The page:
So, away on vacation I’m reminded that while I might like to think consistent devotions are a matter of spirituality and discipline they may be more about solitude and the absence of other desires.
Being with my girls, their husbands, and my grandchildren is such a blessing. But with the time zone change, we have some west coast toddlers without much regard for Hawaiian time. Thus, our days together, and I mean together together, start early . . . and I mean early early. But the rewards of grandson huggle time are great . . . and I mean great great! However, while fitting in a few minutes of reading time isn’t that hard, time at the keyboard can be a bit more challenging . . . and thus more sporadic.
This morning, though, it’s still quiet here (praise God for the discovery of a playground within walking distance that’s empty at dawn . . . and I mean dawn dawn) and so I’m chewing on David’s life in light of a book I just finished about someone else’s life.
The memoir I read was by someone who was quite influential in my life back in the ’80’s through a book he wrote. Didn’t know much about the man then except for the bio on the back cover and whatever I imagined his life to be like based on the thoughts and experiences he shared. In a nutshell, I imagined him to be a spiritual powerhouse, yet, after reading his memoir, his life, in many respects, was one train wreck after another–personal failure, family tragedy, repeated brokenness. And yet, the enduring under-current is one of faith, one of redemption, and one of God’s amazing grace in, repeatedly, making beauty out of ashes.
Kind of like King David’s life.
To be honest, I’m not really a big fan of the latter chapters of 2Samuel. Heroes and happy endings are supplanted by clay feet and family dysfunction. Starting with David’s sin with Bathsheba, just like the memoir I read, it’s just a series of train wrecks.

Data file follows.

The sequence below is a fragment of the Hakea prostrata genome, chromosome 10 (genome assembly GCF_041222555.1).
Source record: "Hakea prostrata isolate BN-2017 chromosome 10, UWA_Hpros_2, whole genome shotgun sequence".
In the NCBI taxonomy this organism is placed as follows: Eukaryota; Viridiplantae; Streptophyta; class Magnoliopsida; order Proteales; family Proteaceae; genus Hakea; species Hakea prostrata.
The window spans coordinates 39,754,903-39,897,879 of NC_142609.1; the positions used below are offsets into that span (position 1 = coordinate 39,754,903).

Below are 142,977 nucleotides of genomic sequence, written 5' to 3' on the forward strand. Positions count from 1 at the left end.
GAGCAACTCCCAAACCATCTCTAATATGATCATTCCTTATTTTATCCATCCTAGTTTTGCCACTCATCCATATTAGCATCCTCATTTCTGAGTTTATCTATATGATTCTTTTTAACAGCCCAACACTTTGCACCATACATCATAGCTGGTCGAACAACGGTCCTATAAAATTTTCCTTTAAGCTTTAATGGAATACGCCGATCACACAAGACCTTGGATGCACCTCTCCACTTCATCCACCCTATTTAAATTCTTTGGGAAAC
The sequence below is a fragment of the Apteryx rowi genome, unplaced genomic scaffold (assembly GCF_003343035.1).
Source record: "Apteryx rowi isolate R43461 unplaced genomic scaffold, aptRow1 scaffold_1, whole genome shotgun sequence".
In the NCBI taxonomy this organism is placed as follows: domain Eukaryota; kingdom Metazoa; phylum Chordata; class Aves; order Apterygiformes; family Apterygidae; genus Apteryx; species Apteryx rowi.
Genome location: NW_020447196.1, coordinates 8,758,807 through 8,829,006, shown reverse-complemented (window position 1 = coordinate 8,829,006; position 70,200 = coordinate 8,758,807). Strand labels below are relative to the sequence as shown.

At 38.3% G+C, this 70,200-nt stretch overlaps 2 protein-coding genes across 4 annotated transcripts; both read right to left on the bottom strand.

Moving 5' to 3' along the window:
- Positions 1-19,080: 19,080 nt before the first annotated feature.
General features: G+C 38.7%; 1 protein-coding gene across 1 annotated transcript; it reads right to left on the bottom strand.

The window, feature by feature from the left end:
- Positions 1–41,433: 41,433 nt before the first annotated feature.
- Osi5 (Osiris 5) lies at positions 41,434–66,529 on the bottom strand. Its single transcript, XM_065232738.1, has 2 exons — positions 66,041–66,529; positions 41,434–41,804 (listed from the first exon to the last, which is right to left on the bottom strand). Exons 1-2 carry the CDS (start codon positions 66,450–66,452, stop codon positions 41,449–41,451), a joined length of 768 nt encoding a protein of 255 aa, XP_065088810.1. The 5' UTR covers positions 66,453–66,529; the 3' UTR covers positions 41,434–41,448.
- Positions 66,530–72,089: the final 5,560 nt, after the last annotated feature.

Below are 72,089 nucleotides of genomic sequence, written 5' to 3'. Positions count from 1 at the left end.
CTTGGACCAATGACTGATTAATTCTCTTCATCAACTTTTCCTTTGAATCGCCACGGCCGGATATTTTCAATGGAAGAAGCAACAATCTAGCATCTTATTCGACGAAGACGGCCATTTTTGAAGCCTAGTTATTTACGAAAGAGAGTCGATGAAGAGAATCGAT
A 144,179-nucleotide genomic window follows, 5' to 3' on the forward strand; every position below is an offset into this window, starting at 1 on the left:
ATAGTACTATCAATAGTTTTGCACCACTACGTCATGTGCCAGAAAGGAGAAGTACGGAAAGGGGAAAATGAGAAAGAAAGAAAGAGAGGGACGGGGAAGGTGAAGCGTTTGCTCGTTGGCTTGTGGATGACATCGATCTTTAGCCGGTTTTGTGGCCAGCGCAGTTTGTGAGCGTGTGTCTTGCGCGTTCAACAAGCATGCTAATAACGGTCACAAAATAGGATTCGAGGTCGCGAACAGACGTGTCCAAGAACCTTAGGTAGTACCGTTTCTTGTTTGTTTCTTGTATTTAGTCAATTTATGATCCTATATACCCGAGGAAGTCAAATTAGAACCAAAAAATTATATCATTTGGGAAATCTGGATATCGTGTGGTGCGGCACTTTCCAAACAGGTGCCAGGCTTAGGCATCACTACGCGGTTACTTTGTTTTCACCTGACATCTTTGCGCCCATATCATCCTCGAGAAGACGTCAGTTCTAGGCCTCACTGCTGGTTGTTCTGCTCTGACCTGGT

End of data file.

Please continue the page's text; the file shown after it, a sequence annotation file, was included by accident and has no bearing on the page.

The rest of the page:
As if adultery and murder weren’t enough, then there’s incestual rape, murderous revenge, passive, ineffective leadership, and treacherous rebellion. All resulting in today’s reading (2Samuel 14-15) where David flees Jerusalem trying to ensure that his son’s coup remains a bloodless one (can’t wait until tomorrow’s reading. Heavy sigh!)
Yet such are the people, the families, and the situations that remind us of a sin-corrupted world, God determines to use for His purposes and His glory. Just like the memoir I read. Reflective I’m thinking, to some degree, of our own lives.
Maybe that’s why something else I read this morning resounded so loudly.
So then, the law was our guardian until Christ came, in order that we might be justified by faith. But now that faith has come, we are no longer under a guardian, for in Christ Jesus you are all sons of God, through faith. For as many of you as were baptized into Christ have put on Christ. There is neither Jew nor Greek, there is neither slave nor free, there is neither male nor female, for you are all one in Christ Jesus. And if you are Christ’s, then you are Abrahams offspring, heirs according to promise.
(Galatians 3:24-29 ESV)
Our Savior became a curse to redeem us from the curse of train wreck lives (Gal. 3:13).
As such, our standing before Him is not dependent upon how much we have our act together, or can keep it together. Instead, we are justified by faith–and faith alone.
And despite sorrows, sufferings, and tragic situations–some of our own making, others not–we remain children of God because of that faith–and that faith alone.
What’s more, the balances of our lives, those we tend to look at to weigh the good, the bad, and the ugly, at the end of the day really mean very little for “if you are Christ’s, then you are . . . heirs according to promise.” Not according to our performance, not according to other’s approval and praise, not according to our view of what the perfect life should look like . . . but according to His promise. And that too, we cling to, and rest in, by faith alone.
Overwhelmed this morning by God’s grace and the people He uses–people like me–for His glory.
Hallelujah! What a Savior!